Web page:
Brunson should help as Randle and the Knicks have desperately been lacking a point guard who can control the game and setup others, and that should help getting Randle some better looks. Still, Randle is this offense’s hub, even if some of that pressure is alleviated by Barrett’s emergence and Brunson’s addition, and if they’re going to bounce back he has to as well. I don’t expect him to return to All-Star form, but he does need to be closer to that if the Knicks are going to be in the playoff conversation in the East.
Philadelphia 76ers: Can Tyrese Maxey and James Harden be one of the NBA’s elite backcourts?
The Sixers believe they are title contenders and have good reason to be confident, most notably because of the presence of Joel Embiid as a perennial MVP candidate. That said, Embiid’s been playing at an elite level for some time and the problem has been finding the right backcourt opposite his frontcourt dominance. Philly believes they’ve solved that with James Harden and Tyrese Maxey.
A year ago had this been the roster, the question would be about Maxey’s ability to hold up his end of the bargain, but he burst on the scene in a big way last year and looks primed for another step this year into potential stardom. Maxey became not just a terrific slasher and attacker last year, but a tremendous shooter at 42.7 percent from deep. He’s continued to show that range in the preseason and it appears he might just be an all-around star who breaks into that next level this season.
That’s what James Harden once was as well, but he showed signs of slowing down last year and the former MVP now has to prove he is not, as Charles Barkley worries, cooked. Harden had a dismal postseason that followed some regular season struggles with efficiency (40.2/32.6/89.6 shooting splits in 21 games with the Sixers), and has plenty to prove about his ability to still be an elite offensive factor. The good news is with Maxey’s emergence and Embiid’s presence, Harden doesn’t have to be the end-all, be-all for a team anymore, but whether he can evolve into a secondary piece again remains to be seen. How Harden and Maxey play off each other, while keeping the big fella as the focal point, will be decisive in how far this team can go.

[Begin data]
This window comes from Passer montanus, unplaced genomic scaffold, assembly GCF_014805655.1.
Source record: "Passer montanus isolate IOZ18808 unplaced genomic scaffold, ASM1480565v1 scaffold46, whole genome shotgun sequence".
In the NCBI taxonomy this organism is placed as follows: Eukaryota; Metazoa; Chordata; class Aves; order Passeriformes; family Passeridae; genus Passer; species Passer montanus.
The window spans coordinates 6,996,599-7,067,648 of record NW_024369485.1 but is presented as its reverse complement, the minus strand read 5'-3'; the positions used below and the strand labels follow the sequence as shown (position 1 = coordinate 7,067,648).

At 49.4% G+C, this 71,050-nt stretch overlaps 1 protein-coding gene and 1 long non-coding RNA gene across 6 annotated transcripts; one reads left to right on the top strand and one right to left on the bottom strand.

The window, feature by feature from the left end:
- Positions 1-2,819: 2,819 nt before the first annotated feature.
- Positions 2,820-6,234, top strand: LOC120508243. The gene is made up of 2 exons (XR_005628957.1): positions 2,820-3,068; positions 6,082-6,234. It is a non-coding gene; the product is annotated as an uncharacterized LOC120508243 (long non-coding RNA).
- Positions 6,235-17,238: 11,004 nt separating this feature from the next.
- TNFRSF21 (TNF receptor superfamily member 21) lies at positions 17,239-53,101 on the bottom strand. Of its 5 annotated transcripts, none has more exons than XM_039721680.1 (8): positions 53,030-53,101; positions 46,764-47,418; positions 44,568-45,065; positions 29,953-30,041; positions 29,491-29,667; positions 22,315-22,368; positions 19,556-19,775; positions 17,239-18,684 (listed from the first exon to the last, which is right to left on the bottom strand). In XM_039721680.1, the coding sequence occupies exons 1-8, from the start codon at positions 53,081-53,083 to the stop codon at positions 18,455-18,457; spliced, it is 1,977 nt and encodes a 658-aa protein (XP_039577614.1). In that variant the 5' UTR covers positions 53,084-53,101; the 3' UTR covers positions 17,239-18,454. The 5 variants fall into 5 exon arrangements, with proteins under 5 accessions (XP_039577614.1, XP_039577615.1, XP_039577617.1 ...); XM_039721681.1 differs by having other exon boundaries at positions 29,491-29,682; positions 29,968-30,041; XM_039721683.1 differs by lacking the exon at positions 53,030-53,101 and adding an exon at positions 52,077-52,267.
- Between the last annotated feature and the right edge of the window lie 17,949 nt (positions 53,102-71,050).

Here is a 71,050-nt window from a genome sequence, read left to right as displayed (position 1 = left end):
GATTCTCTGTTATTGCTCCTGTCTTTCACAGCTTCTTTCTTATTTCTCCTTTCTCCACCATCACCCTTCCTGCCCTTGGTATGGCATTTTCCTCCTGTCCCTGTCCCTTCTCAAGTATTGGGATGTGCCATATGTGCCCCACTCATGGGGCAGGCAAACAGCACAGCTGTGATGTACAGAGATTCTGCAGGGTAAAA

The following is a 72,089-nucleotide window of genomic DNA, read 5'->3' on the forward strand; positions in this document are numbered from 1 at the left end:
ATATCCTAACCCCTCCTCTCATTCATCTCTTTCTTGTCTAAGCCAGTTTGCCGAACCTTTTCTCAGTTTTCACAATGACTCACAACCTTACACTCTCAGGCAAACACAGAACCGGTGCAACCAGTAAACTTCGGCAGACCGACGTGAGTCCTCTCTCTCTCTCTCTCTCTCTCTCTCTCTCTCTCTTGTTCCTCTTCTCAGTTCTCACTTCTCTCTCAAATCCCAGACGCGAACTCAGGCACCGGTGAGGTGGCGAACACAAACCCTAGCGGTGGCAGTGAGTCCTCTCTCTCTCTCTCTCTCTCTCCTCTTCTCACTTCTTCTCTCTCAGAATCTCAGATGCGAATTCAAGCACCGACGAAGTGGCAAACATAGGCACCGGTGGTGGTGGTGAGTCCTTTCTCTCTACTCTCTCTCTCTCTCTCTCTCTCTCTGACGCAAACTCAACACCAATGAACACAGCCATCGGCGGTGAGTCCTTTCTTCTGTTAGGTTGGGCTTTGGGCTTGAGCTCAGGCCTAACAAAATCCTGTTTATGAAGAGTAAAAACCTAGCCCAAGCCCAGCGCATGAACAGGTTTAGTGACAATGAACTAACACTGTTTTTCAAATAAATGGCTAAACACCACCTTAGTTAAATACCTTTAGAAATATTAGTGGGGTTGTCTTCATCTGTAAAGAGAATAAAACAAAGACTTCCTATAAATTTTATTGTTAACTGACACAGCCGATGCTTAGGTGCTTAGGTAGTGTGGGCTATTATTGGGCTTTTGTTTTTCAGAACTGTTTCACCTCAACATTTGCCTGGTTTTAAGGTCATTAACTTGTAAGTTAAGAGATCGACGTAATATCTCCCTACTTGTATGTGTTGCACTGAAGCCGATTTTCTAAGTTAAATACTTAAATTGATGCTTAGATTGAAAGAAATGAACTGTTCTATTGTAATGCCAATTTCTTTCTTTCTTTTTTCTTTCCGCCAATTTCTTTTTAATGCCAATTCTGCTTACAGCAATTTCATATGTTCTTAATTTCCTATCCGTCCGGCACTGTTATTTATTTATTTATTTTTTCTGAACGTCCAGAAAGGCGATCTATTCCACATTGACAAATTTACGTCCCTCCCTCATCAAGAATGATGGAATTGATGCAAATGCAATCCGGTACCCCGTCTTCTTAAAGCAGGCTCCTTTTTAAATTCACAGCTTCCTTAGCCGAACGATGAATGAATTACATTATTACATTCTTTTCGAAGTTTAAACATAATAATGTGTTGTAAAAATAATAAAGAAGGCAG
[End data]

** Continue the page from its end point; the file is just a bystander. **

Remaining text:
Toronto Raptors: Does Scottie Barnes have another leap in him?
The Raptors are mostly the same group coming back this season, which means they’re once again banking on internal development to push them further. The good news is they have a great track record of doing just that and a few candidates for continued growth. Chief among them is Scottie Barnes, as last year’s Rookie of the Year has people around the league believing he’s on the brink of full-blown superstardom. Barnes is an elite defender already, and showed more in his offensive repertoire a year ago than many believed he would coming out of Florida State.
Still, that’s where Barnes’ biggest area of improvement is needed, as he is a terrific finisher but not a particularly good shooter. Barnes shot 30.2 percent from three last year and was under 40 percent from the midrange as well. If the Raptors are to open up their halfcourt offense more, they need more shooting and Barnes is a prime candidate for where that comes from. That’s easier said than done, but given his jump from college to his rookie year offensively, he certainly seems like the type of player who just might be able to fully tap into his immense potential.